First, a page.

Wednesday, April 27, 2011

Zabb Elee (New York, NY)

Food-motivated Manhattanites love to complain. We complain about NYC's (and by NYC's, we mean Manhattan's) dearth of good Mexican, good Thai, good Chinese, good Vietnamese, good Indonesian, etc... I'm happy to report that Zabb Elee just gave us one less thing to complain about. Manhattan now has good -- nay, great -- Thai food.

Like its Queens counterpart, Zabb Elee's menu focuses on Isan (north-eastern Thai) cuisine, which shares some similarities with Laos cuisine. Unlike the Queens location, though, the new East Village location on 2nd Ave. does have a part of the menu dedicated to Bangkok rice and noodle dishes.

My fellow food blogger, Au Gourmand, and I stopped by for a meal, recently. Since it's a quintessential Isan dish and a specialty at Zabb Elee, we knew we had to order some sort of papaya salad. Au Gourmand, whom I'm happy to report is a wonderfully adventurous eater, suggested we try the som tum poo plara / papaya salad with preserved crab and pickled fish ($8) and of course I was game. We had the choice of adjusting the spice level from one to five. Not wanting to seem like weenies, we opted for what we thought would be a safe, middling level 3. Boy am I glad we didn't go for level 5. Level 3 had me sweating profusely and crying -- but in a good way. The dish was excellent. It was a perfect balance of pungent, acidic, (barely) sweet and salty, with a mix of crunchy, good quality vegetables and some pieces of perfectly fried, non-greasy pork rind on the side. Diced tomatoes were mostly hard, wintry ones, but the kitchen made up for it by including juicy, ripe grape tomatoes in the mix, as well. I had a hard time eating the preserved crab, since I wasn't sure how to go about getting the innards without a pick. But what I sucked out of the legs was nicely gelatinous and flavorful. I would order this dish again in a heartbeat -- but maybe at level 2. :)

I think hor mok might be more of a southern Thai dish than an Isan dish, but some of my fondest food memories of Thailand relate to scarfing down order after order of hor mok in outdoor markets in Bangkok and Phuket. I'd had a decent, but not wonderful, version at Sripraphai a few weeks ago and wanted to see how Zabb Elee's would compare. I'm glad I tried it. Zabb Elee's hor mok / Thai curry fish custard wrapped in banana leaf ($11; pictured at the top of this post) was fantastic, really one of the best versions I've had anywhere in the world. The custard was very tender and fragrant, without any "fishiness" and with just a light touch of coconut milk (which acted as a nice foil for the heat). At the bottom, there were delicious, tender sweet basil leaves and a bit of what tasted to me like very soft, cooked cabbage, which added a nice texture to the dish.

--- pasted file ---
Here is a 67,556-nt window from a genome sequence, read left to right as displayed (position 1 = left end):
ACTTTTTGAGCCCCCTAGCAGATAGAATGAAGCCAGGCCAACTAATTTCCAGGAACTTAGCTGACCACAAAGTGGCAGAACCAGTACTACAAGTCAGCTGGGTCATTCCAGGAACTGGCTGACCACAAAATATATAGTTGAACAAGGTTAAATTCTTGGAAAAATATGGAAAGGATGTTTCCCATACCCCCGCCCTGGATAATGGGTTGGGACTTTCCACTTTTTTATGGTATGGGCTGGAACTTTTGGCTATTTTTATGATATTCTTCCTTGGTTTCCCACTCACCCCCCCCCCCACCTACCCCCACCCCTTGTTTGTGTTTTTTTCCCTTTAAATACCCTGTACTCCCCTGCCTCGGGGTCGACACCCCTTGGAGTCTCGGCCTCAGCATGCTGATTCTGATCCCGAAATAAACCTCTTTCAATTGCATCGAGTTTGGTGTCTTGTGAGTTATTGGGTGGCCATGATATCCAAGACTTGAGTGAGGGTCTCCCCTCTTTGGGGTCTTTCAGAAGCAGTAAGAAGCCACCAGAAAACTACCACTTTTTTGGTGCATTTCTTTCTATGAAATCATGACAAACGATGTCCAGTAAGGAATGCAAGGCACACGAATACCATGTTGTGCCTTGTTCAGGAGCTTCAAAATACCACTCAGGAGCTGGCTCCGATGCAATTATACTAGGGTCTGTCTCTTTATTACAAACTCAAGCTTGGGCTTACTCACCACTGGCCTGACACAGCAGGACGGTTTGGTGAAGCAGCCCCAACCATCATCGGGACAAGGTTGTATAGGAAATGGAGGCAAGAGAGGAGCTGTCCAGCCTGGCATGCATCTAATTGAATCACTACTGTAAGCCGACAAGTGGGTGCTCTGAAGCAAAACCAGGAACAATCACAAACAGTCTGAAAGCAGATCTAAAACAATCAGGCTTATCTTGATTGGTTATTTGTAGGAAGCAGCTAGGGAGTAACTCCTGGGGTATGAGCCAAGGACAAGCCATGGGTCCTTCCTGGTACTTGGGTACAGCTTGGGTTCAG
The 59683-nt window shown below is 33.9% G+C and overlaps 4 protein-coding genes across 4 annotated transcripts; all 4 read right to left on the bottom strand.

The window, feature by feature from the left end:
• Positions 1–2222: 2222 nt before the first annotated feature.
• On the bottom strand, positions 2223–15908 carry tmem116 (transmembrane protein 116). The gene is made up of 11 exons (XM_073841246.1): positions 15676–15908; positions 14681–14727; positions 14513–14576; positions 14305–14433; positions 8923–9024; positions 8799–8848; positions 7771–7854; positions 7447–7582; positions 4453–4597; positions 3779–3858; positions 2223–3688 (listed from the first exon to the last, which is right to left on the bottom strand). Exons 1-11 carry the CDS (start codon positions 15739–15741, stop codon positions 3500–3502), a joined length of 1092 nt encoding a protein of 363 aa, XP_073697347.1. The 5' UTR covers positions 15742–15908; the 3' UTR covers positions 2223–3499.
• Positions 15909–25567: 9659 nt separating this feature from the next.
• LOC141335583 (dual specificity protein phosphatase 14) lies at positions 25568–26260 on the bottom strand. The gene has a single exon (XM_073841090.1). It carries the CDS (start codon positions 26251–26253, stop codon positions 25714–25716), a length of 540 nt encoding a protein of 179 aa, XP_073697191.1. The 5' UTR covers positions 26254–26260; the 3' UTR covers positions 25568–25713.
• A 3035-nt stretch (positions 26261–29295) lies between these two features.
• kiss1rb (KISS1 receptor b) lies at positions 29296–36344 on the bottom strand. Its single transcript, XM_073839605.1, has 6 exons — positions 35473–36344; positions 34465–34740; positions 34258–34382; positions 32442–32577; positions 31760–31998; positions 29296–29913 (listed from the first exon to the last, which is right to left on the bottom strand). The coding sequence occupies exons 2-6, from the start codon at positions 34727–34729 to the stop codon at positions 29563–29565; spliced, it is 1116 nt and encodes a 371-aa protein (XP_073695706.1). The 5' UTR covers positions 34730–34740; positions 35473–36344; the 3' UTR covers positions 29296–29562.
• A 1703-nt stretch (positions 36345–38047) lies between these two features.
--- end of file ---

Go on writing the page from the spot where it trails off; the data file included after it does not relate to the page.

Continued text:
Our waitress recommended trying the pad tua / sauteed bean sprouts with crispy pork and fresh chili ($7). This was another milder dish that helped us keep from internally combusting after bites of the papaya salad. Bean sprouts were very fresh, white, and crisp, cooked with a little bit of bite left. The crispy pork -- thickly cut strips of I think pork belly -- was initially really quite crispy and fantastic, though it was a time limited ingredient: It became a rubbery as it sat in the moist dish. The sweetness of the dish also helped temper the heat. I'm not sure about the geographic origins of this dish. I know pork belly and fatty cuts are popular in the northeast.

Au Gourmand ordered the larb pla korb / crispy whole Thai tilapia with shallot, mint, cilantro, and chili lime dressing ($14), which was a substantial size, meaty, and served with beautiful, blackened skin and a spicy, sour dipping sauce. I'm not usually a huge fan of tilapia, but this preparation was not "muddy" tasting and the dipping sauce really enlivened the fish. (It reminded me oddly of Africa Kine's Senegalese rendition.) Green herbs had been stuffed into, and cooked in, the cavity of the fish.

Great meal, great company. There is much, much more of the menu I want to try.

75 2nd Ave
(between 4th St & 5th St)
Manhattan, NY 10003
(212) 505-9533

1 comment:

  1. You are quick! There are so many other things that I want to try on their menu, which is a rather rare sentiment for me these days. Now, I want to go back to Thailand again.